Rothschild: Betances capable of closing role

Rothschild: Betances capable of closing role

BOSTON -- Dellin Betances received a brief pep talk on Friday from Yankees pitching coach Larry Rothschild, who believes that the right-hander's recent issues are most likely related to his heavy workload and not a larger concern of handling the pressure that accompanies big league closers.

Betances has allowed nine runs over his last four innings (15.75 ERA) after blowing the save in Thursday's 7-5 loss to the Red Sox at Fenway Park, which dealt a damaging blow to the Yanks' postseason hopes. Though the Yanks tried to stay away from him, Betances was working for a third straight game.

"He's been through enough games," Rothschild said. "He's been through playoff games and pressure situations, no matter what they are. They may not be in the ninth inning, but he's been through enough of it. I'm sure there's adjusting to that role, but he's perfectly capable of doing it and he's pitched under pressure a lot."

Hanley's walk-off home run

Betances took over as the Yanks' closer in July when the club moved Aroldis Chapman and Andrew Miller in deals. After a run of effective performance, Rothschild said that he has seen Betances' command take an erratic turn of late; in Thursday's appearance, 11 of Betances' 21 pitches missed the strike zone and he induced just one swinging strike.

"I know my stuff is there, it's just a matter of being consistent and making sure I get strike one," Betances said. "If I fall behind, obviously the advantage goes toward the hitter."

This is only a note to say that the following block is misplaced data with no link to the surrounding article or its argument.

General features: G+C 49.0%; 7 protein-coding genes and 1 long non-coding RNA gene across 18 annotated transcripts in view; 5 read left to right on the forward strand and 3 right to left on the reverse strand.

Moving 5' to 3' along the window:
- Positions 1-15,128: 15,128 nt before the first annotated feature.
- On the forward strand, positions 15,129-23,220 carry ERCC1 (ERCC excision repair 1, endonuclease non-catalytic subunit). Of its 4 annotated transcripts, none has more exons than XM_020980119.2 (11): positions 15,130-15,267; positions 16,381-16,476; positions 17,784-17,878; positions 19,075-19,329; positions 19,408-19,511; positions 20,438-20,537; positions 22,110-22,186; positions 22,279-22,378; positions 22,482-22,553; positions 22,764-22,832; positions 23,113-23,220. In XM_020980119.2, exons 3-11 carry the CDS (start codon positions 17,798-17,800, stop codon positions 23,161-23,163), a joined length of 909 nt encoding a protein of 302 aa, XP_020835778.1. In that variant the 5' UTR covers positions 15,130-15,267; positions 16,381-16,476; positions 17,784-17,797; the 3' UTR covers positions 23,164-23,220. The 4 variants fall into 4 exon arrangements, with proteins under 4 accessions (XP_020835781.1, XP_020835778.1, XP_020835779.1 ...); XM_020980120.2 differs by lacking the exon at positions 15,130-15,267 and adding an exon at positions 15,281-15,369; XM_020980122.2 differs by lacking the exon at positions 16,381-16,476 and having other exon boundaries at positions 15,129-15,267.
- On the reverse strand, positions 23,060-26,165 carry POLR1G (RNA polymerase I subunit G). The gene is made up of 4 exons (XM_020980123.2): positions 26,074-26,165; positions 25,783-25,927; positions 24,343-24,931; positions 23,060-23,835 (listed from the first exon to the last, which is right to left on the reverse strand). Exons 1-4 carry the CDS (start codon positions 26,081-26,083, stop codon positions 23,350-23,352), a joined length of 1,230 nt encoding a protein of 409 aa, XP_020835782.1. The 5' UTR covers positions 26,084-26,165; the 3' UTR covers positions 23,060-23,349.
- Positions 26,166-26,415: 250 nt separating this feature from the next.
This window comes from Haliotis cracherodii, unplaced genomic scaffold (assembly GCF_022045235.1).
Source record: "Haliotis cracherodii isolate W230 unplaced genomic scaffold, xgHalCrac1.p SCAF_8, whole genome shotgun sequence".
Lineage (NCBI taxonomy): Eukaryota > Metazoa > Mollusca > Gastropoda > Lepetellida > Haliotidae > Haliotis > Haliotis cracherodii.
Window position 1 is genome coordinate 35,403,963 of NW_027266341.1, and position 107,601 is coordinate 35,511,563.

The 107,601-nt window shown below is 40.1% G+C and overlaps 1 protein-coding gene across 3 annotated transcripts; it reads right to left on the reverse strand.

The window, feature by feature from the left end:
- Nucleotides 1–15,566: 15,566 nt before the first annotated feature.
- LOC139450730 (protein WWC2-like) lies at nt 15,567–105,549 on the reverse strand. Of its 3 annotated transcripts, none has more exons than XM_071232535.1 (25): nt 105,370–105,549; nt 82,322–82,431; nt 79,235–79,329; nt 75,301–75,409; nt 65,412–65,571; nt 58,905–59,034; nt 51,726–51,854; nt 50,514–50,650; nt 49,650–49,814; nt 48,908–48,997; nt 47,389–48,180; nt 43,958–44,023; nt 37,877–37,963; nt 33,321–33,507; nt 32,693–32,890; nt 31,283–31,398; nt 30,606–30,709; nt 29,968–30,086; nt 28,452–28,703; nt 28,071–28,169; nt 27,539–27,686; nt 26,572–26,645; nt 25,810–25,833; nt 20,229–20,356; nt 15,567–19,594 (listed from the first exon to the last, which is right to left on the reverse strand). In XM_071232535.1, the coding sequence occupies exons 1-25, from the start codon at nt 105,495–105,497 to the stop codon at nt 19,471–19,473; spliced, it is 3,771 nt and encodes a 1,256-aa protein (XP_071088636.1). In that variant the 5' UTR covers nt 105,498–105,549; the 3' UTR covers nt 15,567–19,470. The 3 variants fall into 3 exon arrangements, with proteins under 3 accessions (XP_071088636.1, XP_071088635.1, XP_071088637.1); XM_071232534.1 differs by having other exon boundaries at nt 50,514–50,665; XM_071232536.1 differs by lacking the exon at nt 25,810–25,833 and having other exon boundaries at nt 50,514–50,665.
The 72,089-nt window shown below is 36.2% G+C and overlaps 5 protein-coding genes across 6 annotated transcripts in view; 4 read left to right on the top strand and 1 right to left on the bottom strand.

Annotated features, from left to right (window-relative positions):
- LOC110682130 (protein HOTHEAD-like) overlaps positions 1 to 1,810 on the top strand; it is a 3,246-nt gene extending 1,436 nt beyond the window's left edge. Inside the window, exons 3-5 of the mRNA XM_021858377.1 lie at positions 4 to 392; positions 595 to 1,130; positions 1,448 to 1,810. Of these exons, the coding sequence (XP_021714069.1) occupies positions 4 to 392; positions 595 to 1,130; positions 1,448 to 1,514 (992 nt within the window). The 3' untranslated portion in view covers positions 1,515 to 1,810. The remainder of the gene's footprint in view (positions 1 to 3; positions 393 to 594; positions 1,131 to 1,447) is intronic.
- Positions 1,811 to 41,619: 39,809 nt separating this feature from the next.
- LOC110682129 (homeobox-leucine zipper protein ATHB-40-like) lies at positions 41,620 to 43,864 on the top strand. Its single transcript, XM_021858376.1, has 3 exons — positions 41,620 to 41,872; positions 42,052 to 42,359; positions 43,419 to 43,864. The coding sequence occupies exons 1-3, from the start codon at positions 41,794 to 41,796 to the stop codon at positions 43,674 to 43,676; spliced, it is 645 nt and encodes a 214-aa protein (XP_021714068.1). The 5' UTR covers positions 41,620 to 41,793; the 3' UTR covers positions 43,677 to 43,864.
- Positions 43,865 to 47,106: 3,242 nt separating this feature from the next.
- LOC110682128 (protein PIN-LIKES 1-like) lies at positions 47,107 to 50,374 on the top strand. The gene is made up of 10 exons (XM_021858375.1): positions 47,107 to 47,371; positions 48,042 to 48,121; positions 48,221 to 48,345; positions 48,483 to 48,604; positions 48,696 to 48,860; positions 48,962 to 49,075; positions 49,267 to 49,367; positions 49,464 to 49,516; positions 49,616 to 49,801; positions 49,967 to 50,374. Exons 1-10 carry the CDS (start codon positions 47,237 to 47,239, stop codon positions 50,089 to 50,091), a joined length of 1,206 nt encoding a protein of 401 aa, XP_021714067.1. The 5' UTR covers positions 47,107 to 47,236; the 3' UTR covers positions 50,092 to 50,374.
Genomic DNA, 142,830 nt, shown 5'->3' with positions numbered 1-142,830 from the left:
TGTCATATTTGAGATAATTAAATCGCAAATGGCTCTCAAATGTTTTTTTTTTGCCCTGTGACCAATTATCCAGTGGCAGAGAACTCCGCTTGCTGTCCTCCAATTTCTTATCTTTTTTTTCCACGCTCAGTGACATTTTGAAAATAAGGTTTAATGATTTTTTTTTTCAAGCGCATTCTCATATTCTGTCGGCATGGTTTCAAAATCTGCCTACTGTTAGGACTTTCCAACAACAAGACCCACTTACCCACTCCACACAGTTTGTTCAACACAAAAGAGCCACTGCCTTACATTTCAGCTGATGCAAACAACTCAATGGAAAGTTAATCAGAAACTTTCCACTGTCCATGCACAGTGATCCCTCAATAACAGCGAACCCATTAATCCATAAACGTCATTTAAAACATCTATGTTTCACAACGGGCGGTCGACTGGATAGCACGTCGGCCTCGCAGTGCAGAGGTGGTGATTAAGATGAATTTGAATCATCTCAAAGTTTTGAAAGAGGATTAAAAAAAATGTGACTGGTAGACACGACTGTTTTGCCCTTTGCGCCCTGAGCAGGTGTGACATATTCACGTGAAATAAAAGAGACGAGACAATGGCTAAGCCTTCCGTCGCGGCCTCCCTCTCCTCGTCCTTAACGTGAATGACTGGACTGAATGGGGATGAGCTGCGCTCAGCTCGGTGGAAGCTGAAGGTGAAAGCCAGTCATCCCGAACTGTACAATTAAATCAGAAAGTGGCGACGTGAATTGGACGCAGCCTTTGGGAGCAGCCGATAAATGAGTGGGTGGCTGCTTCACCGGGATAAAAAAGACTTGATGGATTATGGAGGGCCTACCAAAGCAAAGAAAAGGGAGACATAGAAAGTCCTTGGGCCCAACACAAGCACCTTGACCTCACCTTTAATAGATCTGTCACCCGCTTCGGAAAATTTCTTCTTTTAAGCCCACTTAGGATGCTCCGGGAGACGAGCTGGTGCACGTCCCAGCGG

As he looks at what will likely be two consecutive days off, Betances has worked 70 innings in 69 appearances, which is tied for the American League lead. Hearty inning totals are nothing new after manager Joe Girardi called Betances' number for 90 times and 84 frames in the last two seasons, earning trust as one of the manager's favorite choices.

"I think he's done a pretty good job," Girardi said. "I think about all the adjustments that Dellin has made throughout his career. He's bounced from the seventh to eighth, back to the seventh, to the ninth, and I think he's done a really, really good job."

Betances has had no shortage of chances. Since the beginning of the 2014 season, Betances has thrown 3,908 pitches, well ahead of any other big league reliever. The D-backs' Randall Delgado is second with 3,622, followed by the Brewers' Carlos Torres (3,593) and the Orioles' Brad Brach (3,518).

All that work may come with a toll, but Betances said that the radar gun makes him believe that his issues are not health-related. He noted that Hanley Ramirez's game-winning homer came on a 99.3-mph fastball; Ramirez said after the game that Betances' stuff didn't seem as sharp as usual.

"The velo is there and everything is there," Betances said. "Falling behind, I think that's what hurts. I fell behind on David Ortiz, I walked [Dustin] Pedroia, I fell behind on Mookie Betts, I fell behind on Hanley Ramirez. That's it right there. You've got to make pitches and you've got to make pitches early."

Rothschild agrees, saying that he believes the strain has come more from the consecutive outings -- though the Yankees are at the point of their schedule where they consider that sort of work necessary. Betances had thrown 16 and 20 pitches in the last two games against the Dodgers before entering to relieve Blake Parker in the ninth inning on Thursday.

"It's something we try not to do," Girardi said. "If you notice, we try not to do it. But you're at a time of the year that we're willing to take that chance and bet on him."

Bryan Hoch has covered the Yankees for since 2007. Follow him on Twitter @bryanhoch, on Facebook and read his MLBlog, Bombers Beat. This story was not subject to the approval of Major League Baseball or its clubs.